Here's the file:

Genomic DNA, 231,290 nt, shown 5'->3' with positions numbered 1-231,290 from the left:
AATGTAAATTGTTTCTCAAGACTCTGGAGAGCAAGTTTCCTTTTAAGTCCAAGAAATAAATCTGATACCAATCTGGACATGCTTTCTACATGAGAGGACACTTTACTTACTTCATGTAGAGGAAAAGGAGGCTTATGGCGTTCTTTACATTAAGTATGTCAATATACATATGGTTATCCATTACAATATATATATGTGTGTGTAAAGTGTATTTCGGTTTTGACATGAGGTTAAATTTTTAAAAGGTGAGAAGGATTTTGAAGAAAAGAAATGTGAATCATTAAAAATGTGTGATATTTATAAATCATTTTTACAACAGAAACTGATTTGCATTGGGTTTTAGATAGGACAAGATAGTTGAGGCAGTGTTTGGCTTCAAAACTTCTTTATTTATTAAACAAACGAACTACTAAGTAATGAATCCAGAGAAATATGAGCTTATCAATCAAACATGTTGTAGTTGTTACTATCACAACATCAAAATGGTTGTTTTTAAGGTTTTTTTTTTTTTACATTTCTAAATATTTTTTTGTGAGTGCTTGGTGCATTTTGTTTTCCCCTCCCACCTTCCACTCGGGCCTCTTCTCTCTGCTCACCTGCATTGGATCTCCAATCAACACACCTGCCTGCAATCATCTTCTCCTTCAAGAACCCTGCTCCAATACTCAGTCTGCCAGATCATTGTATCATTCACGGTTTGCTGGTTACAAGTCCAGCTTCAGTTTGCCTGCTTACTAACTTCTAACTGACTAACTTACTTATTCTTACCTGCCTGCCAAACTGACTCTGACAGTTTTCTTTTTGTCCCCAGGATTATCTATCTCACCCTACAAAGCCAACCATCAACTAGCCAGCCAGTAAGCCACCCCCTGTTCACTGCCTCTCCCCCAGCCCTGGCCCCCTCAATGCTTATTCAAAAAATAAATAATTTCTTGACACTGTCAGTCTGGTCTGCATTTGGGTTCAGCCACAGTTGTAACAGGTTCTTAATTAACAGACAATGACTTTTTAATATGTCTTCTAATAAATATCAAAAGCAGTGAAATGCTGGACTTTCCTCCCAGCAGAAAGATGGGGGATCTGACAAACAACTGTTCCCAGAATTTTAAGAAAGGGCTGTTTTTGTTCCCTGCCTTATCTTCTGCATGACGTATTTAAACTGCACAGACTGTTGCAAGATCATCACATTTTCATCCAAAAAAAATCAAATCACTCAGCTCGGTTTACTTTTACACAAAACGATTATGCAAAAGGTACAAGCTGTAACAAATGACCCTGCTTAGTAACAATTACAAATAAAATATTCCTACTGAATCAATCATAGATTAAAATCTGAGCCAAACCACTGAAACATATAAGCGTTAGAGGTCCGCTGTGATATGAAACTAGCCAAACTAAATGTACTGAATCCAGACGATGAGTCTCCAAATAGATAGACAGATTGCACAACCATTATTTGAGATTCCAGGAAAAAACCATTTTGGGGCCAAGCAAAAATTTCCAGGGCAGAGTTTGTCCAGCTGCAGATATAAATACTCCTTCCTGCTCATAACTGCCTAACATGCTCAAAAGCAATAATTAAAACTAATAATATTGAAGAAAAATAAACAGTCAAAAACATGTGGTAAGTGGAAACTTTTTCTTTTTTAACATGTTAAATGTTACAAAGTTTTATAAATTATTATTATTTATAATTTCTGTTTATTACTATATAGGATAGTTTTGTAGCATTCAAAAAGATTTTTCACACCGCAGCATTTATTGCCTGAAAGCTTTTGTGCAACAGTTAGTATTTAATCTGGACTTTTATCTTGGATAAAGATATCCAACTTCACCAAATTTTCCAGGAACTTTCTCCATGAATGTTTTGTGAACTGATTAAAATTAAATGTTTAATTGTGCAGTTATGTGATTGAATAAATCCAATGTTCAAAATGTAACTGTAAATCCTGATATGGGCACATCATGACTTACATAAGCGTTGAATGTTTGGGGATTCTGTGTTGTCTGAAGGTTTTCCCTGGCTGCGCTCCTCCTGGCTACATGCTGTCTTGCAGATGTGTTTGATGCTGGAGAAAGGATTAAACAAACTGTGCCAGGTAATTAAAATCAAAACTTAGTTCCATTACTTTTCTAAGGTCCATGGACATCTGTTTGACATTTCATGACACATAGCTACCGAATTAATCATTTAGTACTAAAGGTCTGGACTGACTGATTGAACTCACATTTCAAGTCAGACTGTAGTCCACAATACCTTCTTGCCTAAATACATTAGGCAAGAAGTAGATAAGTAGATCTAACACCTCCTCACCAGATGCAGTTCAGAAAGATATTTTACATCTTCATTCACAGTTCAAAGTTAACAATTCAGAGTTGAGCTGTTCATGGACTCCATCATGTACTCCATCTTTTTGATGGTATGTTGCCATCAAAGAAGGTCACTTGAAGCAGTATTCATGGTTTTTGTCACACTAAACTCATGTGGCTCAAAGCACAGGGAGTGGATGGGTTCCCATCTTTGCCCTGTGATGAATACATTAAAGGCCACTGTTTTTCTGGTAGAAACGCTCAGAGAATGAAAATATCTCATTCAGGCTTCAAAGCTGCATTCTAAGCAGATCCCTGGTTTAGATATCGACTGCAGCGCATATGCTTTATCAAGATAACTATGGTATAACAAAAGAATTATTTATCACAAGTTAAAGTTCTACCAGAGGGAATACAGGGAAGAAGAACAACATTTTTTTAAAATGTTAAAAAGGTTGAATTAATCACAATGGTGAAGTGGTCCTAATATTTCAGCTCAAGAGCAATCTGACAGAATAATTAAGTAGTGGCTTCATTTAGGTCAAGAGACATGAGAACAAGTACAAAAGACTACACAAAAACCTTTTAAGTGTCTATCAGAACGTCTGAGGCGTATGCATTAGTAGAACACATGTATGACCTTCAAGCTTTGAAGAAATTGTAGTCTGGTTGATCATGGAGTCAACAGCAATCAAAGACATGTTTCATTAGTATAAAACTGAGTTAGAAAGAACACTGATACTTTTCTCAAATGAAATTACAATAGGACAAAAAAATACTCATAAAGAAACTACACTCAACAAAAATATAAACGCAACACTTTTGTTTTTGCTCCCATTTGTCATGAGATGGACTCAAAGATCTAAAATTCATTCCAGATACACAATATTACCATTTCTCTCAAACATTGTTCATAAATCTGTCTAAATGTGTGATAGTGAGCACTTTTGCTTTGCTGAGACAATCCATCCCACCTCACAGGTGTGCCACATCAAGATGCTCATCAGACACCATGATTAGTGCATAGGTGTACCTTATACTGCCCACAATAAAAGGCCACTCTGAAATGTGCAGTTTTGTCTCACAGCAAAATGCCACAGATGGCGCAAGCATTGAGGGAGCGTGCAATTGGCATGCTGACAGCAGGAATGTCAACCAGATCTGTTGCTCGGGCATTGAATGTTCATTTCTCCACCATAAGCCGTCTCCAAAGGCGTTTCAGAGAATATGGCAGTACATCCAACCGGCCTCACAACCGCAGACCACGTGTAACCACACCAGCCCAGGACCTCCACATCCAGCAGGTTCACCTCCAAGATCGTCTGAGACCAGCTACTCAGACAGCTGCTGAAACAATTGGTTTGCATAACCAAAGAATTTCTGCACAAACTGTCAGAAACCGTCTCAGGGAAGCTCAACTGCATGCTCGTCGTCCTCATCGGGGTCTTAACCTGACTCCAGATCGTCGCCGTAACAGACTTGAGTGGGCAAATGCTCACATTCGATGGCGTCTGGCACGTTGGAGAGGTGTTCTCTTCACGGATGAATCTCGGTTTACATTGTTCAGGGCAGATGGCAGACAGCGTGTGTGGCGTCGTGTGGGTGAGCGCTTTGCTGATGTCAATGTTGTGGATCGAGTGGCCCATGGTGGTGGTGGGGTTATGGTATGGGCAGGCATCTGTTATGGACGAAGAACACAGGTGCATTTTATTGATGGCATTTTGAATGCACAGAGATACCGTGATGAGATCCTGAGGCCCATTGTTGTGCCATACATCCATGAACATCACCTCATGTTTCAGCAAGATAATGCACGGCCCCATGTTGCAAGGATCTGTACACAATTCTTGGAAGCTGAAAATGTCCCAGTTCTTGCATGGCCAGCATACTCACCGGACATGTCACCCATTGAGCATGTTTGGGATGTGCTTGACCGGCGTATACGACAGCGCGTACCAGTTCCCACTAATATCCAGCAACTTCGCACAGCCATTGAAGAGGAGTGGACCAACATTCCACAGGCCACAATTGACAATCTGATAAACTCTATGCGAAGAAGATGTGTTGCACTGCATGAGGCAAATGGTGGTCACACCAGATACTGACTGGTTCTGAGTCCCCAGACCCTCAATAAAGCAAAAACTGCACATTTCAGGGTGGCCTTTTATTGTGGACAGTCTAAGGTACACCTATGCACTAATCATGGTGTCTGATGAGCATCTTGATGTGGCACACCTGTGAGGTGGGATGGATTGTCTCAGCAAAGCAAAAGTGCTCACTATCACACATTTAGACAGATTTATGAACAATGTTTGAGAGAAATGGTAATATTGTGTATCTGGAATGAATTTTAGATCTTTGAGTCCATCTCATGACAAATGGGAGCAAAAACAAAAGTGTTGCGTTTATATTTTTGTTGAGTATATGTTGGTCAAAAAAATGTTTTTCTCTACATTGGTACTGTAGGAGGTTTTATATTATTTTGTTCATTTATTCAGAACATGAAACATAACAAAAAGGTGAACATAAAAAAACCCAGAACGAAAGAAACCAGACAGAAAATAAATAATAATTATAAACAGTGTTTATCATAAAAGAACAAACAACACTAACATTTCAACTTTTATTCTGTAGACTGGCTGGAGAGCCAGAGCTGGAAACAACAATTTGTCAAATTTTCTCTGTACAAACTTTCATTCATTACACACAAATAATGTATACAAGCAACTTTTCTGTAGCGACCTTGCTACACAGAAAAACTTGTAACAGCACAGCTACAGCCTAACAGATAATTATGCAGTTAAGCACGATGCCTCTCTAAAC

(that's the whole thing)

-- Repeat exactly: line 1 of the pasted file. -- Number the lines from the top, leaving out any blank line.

Genomic DNA, 231,290 nt, shown 5'->3' with positions numbered 1-231,290 from the left: